There is no desire to “cry wolf” here.  God’s people, by virtue of being God’s people, never have legitimate cause to panic.  But, for our purposes today, it’s important to understand this: when churches do end up shutting their doors, many of the church’s members end up flabbergasted that God would allow such a thing to happen.  What they may fail to understand, however, is that the way God intended to preserve his churches was by working through his members (Ephesians 2:19-22), not by dropping mortgage payments, utility bills, and payroll checks from the sky.  In other words, if I never maintenance the engine on my car and then that car breaks down, I have no right to blame Ford.  I failed to take responsible ownership of a blessing.  This one’s on me.

What can we do to ensure that our local churches can continue to faithfully minister to God’s people without hindrance?  What can we do to ensure the winning and nurturing of souls for Christ through law and gospel proclamation?  What can you do?  A TON.

Naturally, as a member, encouraging the health of your congregation starts by regularly being with your church in worship.  It then continues by loving and serving those in your church.  And it concludes with the area that Martin Luther said was the last part of a person to be converted (the pocketbook).  Faithfully offering financial support to the body that regularly feeds you with God’s Word has always been God’s will for his people too.  Show me a congregation that, as a whole, is regularly joining in worship, lovingly serving one another, and generously financially supporting the ministry, and I will show you a congregation that has almost zero chance of closing.  It just doesn’t happen.  This is simply part of the practical brilliance with which God created the concept of “church” – when Christians do the things that Christians do, that church will be just fine and will be able to focus on what it was meant to do – rescue the lost and nurture the found.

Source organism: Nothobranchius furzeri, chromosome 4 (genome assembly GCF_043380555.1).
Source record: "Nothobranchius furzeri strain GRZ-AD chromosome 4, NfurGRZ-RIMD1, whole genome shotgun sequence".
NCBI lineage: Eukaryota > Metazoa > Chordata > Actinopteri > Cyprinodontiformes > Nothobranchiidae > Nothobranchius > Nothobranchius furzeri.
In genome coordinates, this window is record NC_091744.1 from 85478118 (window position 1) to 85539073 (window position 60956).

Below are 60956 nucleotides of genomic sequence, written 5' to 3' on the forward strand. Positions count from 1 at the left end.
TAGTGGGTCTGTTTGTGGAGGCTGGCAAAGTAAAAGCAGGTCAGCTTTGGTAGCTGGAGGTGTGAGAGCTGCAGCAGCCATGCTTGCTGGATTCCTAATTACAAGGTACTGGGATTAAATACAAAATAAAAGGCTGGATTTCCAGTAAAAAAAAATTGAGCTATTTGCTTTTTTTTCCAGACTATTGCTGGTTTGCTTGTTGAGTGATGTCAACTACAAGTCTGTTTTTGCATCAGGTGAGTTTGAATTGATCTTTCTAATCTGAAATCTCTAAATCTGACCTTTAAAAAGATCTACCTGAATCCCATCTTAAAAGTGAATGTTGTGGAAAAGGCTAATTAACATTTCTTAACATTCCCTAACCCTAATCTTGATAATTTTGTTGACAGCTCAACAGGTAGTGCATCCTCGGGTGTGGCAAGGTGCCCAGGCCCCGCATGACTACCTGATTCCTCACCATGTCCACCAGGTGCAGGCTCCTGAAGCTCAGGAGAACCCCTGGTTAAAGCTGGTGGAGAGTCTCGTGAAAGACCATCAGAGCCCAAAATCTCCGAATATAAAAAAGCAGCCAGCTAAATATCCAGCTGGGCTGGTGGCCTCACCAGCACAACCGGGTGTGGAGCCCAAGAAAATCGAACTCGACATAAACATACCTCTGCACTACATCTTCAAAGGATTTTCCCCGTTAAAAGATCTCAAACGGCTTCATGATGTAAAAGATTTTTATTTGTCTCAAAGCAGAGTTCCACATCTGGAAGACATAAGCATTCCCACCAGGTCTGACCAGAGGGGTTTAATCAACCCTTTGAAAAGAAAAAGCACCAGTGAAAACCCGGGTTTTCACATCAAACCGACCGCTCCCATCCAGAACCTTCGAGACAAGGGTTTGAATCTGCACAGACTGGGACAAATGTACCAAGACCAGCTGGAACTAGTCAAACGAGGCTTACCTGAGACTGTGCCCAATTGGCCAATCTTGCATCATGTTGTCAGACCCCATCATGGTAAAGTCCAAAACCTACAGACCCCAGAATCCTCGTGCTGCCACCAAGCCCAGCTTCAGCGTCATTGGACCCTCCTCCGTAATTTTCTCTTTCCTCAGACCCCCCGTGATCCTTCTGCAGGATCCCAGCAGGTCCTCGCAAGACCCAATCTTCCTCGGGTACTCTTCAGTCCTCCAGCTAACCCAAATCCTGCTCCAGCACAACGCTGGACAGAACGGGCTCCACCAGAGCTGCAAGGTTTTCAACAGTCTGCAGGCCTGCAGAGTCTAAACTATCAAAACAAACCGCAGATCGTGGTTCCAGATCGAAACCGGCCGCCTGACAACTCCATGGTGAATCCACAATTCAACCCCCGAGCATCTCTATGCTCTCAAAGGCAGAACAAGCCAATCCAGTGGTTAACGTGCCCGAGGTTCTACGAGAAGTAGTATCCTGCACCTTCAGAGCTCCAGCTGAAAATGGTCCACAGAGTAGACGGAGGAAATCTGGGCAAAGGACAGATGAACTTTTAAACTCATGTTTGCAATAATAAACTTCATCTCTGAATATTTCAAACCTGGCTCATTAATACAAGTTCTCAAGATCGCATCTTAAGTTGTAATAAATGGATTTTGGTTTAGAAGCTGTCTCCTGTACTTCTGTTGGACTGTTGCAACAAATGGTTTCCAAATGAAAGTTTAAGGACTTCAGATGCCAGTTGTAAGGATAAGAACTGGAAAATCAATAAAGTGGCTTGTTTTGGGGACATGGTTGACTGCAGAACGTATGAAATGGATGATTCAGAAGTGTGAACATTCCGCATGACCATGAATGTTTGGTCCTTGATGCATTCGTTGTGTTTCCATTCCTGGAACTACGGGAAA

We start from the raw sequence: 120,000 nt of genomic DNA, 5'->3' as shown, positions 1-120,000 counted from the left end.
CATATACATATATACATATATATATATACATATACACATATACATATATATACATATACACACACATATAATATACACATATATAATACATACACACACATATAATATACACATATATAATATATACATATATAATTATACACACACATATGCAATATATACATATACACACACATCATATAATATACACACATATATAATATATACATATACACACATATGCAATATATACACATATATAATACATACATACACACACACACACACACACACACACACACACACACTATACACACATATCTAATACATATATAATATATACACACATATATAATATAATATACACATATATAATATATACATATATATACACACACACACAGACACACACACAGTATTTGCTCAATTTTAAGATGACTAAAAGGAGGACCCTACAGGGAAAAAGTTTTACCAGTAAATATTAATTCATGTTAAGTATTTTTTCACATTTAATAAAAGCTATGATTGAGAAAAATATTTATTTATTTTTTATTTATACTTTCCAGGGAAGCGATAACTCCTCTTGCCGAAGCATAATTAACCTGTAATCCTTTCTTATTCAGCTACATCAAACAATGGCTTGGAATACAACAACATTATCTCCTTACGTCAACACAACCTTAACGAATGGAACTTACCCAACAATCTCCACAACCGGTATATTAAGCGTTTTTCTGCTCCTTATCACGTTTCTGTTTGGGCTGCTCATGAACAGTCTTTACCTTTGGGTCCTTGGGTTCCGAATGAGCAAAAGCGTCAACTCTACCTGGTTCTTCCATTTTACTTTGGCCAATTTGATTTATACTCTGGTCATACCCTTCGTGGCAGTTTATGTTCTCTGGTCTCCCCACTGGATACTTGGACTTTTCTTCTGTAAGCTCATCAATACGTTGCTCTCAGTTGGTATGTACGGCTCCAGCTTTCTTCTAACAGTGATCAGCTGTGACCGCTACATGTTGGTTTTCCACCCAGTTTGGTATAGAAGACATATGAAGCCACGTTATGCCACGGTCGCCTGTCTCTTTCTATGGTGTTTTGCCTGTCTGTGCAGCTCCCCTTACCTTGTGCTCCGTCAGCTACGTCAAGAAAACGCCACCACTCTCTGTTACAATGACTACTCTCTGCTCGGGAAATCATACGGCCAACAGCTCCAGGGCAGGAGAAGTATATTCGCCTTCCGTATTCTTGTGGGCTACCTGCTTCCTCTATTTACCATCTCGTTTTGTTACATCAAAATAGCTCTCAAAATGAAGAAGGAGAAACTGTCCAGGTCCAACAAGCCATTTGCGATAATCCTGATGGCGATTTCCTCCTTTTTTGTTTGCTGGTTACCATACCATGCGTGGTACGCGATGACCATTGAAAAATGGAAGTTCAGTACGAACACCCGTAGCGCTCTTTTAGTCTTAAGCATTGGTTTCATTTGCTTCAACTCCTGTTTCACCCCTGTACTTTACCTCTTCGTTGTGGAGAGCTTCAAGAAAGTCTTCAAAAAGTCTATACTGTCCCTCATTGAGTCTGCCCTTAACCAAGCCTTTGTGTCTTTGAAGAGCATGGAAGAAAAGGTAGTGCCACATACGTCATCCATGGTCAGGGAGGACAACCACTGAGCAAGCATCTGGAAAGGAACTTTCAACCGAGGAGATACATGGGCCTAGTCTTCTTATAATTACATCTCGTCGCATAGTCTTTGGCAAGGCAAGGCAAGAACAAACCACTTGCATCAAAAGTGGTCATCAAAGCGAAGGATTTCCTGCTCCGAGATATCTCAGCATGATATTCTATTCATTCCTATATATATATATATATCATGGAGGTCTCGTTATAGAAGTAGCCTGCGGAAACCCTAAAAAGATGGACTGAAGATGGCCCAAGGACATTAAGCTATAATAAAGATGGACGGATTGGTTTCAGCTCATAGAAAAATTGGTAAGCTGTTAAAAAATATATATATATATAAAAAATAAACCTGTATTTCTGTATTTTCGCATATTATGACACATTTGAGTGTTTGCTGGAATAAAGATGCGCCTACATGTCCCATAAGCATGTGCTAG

Before I began regularly serving in churches, I’m not sure I understood the concept of taking ownership in my church.  It’s been a progression of maturity for me.  I originally went to church because I was, in part, forced and told it was good for me.  As I grew in faith, I became convinced that it was indeed good for me.  As I exercised that faith by becoming involved in service, I started to enjoy it.  And as I started to see God working through me (in a small way) to reach others with the message of Jesus, I began to figure out that it wasn’t just about me, but about others too.  Grumpiness, self-centeredness, or apathy were no longer a Sunday morning option.  God had in mind to use me for good, to make me part of something much, much bigger than myself.  This bigger thing was to expand and bless the Church by using me and the gifts that he’d given me to expand and bless my local church.  I, as a Christian, was a mere messenger, a jar of clay, out of which God was seeking to dispense a message that saves lives (2 Cor 4:5-7).

God has given us all tremendous gifts with which to serve the church (1 Cor 12:4-7).  Own your church – Be there.  Serve it.  Support it.  I’m guessing, if you haven’t done this already, you’ll share my experience – “Oh……this is what church is supposed to be like.”  It’s an amazing thing when God leads us to the realization that “church” is not something we have to do to make him happy, as though God is desperate for our affection, but it is something we get to do that can direct us to eternal happiness.  I’m pretty sure I was told that when I was younger.  Today, I believe it.

The Cost of a Lost Reputation

It's possible that recent allegations of misconduct could do to football's ironman what 20 years of nagging injuries could not: sideline Favre.

Alright, if you’ve had any contact with media in the past two weeks, I think you (like most) have heard the story by this point.  I’m not talking about the miners in Chile.  That one is much more uplifting.  I’m talking about the allegations raised against football’s Wrangler-wearing, gun-slinging, “good ole’ boy” Brett Favre.